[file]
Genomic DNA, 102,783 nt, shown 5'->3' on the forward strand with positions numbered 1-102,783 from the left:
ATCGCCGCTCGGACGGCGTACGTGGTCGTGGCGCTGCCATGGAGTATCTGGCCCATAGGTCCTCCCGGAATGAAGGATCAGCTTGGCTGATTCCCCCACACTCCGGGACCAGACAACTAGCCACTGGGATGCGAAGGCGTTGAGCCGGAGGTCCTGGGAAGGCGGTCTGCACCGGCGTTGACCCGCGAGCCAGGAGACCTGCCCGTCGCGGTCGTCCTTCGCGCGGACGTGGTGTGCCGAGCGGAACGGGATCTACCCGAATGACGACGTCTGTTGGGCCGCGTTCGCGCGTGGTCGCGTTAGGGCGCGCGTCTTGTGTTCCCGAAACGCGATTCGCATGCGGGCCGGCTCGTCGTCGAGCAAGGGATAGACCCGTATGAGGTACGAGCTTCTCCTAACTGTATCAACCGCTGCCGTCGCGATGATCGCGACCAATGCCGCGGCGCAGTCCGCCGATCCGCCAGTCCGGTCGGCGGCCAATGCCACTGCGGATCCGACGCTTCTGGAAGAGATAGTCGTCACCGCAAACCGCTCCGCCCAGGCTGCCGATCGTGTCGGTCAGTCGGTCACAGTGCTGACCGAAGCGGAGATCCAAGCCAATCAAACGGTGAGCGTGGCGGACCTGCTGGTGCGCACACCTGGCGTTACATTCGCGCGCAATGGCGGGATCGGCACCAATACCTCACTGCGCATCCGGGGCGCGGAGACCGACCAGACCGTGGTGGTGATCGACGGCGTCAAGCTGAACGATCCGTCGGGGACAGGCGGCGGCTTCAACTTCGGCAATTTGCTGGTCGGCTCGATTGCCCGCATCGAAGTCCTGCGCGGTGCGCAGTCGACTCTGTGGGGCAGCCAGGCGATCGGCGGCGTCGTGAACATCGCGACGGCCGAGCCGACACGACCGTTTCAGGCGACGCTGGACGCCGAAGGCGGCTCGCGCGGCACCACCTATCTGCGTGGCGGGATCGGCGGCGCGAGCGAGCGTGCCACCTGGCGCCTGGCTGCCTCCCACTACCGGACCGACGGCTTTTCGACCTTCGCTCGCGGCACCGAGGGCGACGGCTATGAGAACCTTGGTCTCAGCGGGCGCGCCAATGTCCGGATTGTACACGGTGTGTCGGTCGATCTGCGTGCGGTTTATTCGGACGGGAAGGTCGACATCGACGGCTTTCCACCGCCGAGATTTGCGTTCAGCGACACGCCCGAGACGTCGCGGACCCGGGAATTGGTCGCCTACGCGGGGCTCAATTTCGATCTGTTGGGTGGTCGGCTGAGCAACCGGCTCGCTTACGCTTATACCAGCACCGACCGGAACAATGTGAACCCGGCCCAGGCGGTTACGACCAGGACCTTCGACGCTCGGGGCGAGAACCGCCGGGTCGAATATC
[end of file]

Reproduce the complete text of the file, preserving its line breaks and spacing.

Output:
Genomic DNA, 102,783 nt, shown 5'->3' on the forward strand with positions numbered 1-102,783 from the left:
ATCGCCGCTCGGACGGCGTACGTGGTCGTGGCGCTGCCATGGAGTATCTGGCCCATAGGTCCTCCCGGAATGAAGGATCAGCTTGGCTGATTCCCCCACACTCCGGGACCAGACAACTAGCCACTGGGATGCGAAGGCGTTGAGCCGGAGGTCCTGGGAAGGCGGTCTGCACCGGCGTTGACCCGCGAGCCAGGAGACCTGCCCGTCGCGGTCGTCCTTCGCGCGGACGTGGTGTGCCGAGCGGAACGGGATCTACCCGAATGACGACGTCTGTTGGGCCGCGTTCGCGCGTGGTCGCGTTAGGGCGCGCGTCTTGTGTTCCCGAAACGCGATTCGCATGCGGGCCGGCTCGTCGTCGAGCAAGGGATAGACCCGTATGAGGTACGAGCTTCTCCTAACTGTATCAACCGCTGCCGTCGCGATGATCGCGACCAATGCCGCGGCGCAGTCCGCCGATCCGCCAGTCCGGTCGGCGGCCAATGCCACTGCGGATCCGACGCTTCTGGAAGAGATAGTCGTCACCGCAAACCGCTCCGCCCAGGCTGCCGATCGTGTCGGTCAGTCGGTCACAGTGCTGACCGAAGCGGAGATCCAAGCCAATCAAACGGTGAGCGTGGCGGACCTGCTGGTGCGCACACCTGGCGTTACATTCGCGCGCAATGGCGGGATCGGCACCAATACCTCACTGCGCATCCGGGGCGCGGAGACCGACCAGACCGTGGTGGTGATCGACGGCGTCAAGCTGAACGATCCGTCGGGGACAGGCGGCGGCTTCAACTTCGGCAATTTGCTGGTCGGCTCGATTGCCCGCATCGAAGTCCTGCGCGGTGCGCAGTCGACTCTGTGGGGCAGCCAGGCGATCGGCGGCGTCGTGAACATCGCGACGGCCGAGCCGACACGACCGTTTCAGGCGACGCTGGACGCCGAAGGCGGCTCGCGCGGCACCACCTATCTGCGTGGCGGGATCGGCGGCGCGAGCGAGCGTGCCACCTGGCGCCTGGCTGCCTCCCACTACCGGACCGACGGCTTTTCGACCTTCGCTCGCGGCACCGAGGGCGACGGCTATGAGAACCTTGGTCTCAGCGGGCGCGCCAATGTCCGGATTGTACACGGTGTGTCGGTCGATCTGCGTGCGGTTTATTCGGACGGGAAGGTCGACATCGACGGCTTTCCACCGCCGAGATTTGCGTTCAGCGACACGCCCGAGACGTCGCGGACCCGGGAATTGGTCGCCTACGCGGGGCTCAATTTCGATCTGTTGGGTGGTCGGCTGAGCAACCGGCTCGCTTACGCTTATACCAGCACCGACCGGAACAATGTGAACCCGGCCCAGGCGGTTACGACCAGGACCTTCGACGCTCGGGGCGAGAACCGCCGGGTCGAATATC